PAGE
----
Note: Borrowers can still apply for government-issued mortgages with banks, credit unions, and mortgage companies. You do not need to apply for a VA, FHA, USDA or other government-insured mortgage directly with the government. Because WaFd Bank does not sell our loans to other banks or the government, meaning all the mortgages that we make stay on our books, we do not offer government-issued mortgages.

Conventional mortgages refer to loans that are not backed by the federal government.

Many banks or credit unions that issue mortgages to borrowers sell their conventional mortgages on the “secondary market”. Not the case at WaFd Bank.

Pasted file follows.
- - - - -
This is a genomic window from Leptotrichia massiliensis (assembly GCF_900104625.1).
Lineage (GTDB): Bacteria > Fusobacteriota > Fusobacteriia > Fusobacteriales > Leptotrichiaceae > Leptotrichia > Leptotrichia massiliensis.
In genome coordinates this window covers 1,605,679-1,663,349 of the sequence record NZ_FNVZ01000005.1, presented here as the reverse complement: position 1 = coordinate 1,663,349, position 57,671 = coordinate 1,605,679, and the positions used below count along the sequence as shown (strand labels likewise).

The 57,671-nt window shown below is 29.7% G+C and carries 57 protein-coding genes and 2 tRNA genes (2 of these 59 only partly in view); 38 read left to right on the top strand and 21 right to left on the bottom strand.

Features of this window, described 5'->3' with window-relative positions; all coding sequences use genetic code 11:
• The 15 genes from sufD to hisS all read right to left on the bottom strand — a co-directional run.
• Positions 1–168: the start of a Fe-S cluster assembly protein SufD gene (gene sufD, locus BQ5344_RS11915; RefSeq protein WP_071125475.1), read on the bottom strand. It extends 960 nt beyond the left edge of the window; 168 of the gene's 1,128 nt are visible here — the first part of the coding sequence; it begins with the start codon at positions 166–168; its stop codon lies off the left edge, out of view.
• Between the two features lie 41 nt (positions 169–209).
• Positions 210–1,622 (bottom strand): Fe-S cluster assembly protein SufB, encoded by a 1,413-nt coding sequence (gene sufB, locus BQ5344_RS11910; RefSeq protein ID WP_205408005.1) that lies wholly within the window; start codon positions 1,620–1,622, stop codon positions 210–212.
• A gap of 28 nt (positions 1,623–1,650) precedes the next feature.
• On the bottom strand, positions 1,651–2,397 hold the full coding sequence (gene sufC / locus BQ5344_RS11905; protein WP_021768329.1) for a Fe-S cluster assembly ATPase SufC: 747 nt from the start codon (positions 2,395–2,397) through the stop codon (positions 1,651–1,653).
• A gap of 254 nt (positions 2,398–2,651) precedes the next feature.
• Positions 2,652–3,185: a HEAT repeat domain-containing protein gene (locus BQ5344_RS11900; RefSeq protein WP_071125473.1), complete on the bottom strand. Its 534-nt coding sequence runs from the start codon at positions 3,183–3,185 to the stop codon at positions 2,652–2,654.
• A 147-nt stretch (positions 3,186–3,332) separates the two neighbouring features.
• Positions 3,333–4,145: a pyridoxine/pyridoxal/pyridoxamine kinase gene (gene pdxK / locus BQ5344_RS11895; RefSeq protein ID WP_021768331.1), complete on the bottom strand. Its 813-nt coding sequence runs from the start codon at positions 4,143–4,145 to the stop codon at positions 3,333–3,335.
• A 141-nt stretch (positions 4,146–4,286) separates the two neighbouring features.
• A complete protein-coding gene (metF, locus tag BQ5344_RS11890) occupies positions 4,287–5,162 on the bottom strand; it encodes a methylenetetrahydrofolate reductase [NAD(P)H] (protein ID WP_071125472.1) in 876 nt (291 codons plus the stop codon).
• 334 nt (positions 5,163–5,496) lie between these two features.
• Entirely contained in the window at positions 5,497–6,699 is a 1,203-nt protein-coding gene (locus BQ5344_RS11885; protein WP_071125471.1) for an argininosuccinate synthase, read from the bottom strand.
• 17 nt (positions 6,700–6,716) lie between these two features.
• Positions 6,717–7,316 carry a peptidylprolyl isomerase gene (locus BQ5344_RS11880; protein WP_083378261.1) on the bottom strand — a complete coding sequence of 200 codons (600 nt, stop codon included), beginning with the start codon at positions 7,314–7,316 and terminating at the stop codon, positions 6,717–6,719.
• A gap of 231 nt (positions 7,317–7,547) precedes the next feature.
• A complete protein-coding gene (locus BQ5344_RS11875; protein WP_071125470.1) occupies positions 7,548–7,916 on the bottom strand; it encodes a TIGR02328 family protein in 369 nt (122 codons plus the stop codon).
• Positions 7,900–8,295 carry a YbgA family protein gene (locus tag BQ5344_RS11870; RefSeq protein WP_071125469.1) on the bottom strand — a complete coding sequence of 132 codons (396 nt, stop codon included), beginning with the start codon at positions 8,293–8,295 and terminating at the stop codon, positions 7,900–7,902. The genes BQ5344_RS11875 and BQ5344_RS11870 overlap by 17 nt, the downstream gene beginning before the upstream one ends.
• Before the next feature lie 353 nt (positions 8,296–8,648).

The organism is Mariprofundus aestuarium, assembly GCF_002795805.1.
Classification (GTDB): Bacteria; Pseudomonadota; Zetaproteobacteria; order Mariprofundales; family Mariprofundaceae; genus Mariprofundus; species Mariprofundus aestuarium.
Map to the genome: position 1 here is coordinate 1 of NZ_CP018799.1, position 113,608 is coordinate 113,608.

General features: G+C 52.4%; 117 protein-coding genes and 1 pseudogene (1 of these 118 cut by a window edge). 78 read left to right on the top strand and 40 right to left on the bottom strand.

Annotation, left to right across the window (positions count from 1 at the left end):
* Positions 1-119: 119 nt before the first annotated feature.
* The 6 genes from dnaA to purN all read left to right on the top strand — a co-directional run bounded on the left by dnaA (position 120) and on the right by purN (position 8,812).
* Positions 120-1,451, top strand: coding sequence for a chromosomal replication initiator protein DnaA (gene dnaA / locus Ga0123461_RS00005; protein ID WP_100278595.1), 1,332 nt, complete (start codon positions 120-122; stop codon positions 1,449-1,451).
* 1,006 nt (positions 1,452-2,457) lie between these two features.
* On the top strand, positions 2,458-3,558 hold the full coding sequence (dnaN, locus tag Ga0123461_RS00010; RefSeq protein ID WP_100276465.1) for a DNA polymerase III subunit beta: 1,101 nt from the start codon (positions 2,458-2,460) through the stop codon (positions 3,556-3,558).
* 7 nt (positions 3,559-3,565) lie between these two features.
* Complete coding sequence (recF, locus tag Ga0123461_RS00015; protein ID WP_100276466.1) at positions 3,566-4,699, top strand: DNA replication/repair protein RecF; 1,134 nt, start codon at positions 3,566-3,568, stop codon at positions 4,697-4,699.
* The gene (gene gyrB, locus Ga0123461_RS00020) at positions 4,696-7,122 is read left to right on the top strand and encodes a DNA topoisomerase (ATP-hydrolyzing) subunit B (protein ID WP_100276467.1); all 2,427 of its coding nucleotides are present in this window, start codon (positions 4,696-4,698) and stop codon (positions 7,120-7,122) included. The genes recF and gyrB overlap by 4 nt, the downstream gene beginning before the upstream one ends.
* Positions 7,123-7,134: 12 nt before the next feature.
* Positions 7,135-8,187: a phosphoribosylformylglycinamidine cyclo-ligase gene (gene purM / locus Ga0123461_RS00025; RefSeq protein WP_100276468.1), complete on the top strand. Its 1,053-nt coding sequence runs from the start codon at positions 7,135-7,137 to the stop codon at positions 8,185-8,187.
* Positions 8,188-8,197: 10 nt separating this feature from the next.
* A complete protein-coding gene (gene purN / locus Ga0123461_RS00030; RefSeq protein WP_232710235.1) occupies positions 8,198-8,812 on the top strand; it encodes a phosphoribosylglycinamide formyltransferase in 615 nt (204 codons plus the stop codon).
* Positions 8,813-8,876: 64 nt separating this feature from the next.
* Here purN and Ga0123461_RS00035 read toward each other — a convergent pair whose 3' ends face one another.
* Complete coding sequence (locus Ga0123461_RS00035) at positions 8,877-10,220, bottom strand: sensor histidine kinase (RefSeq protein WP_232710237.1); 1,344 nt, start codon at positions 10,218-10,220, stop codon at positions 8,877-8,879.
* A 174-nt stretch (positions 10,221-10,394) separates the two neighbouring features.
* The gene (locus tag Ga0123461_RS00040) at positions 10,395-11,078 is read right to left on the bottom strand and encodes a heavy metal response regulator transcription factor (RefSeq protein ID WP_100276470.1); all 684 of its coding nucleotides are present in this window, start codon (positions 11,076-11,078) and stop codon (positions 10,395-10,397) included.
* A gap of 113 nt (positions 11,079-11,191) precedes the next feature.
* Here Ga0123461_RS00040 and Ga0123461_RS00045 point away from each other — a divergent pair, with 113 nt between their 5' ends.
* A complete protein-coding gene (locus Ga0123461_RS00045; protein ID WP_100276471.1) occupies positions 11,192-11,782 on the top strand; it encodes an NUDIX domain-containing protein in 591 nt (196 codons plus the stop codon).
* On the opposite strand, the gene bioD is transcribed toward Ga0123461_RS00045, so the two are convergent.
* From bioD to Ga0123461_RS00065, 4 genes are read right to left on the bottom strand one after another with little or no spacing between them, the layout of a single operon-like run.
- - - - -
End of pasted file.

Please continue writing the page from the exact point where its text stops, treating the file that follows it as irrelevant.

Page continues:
We're one of the region's few portfolio lenders. If you get a loan with us, you can trust that money is staying right here—in our communities. Why does that matter? Because we are a portfolio lender, we're not constrained by someone else's lending requirements, so we can make common-sense decisions when it comes to your loan. This means greater flexibility in the types of homes and properties we're able to finance and more transparency for our borrowers. Plus, you'll know exactly who to call with questions.

The Big Two—Adjustable Rate And Fixed Rate.

When you first apply for a loan, choosing an adjustable rate or a fixed rate mortgage will be one of your first decisions.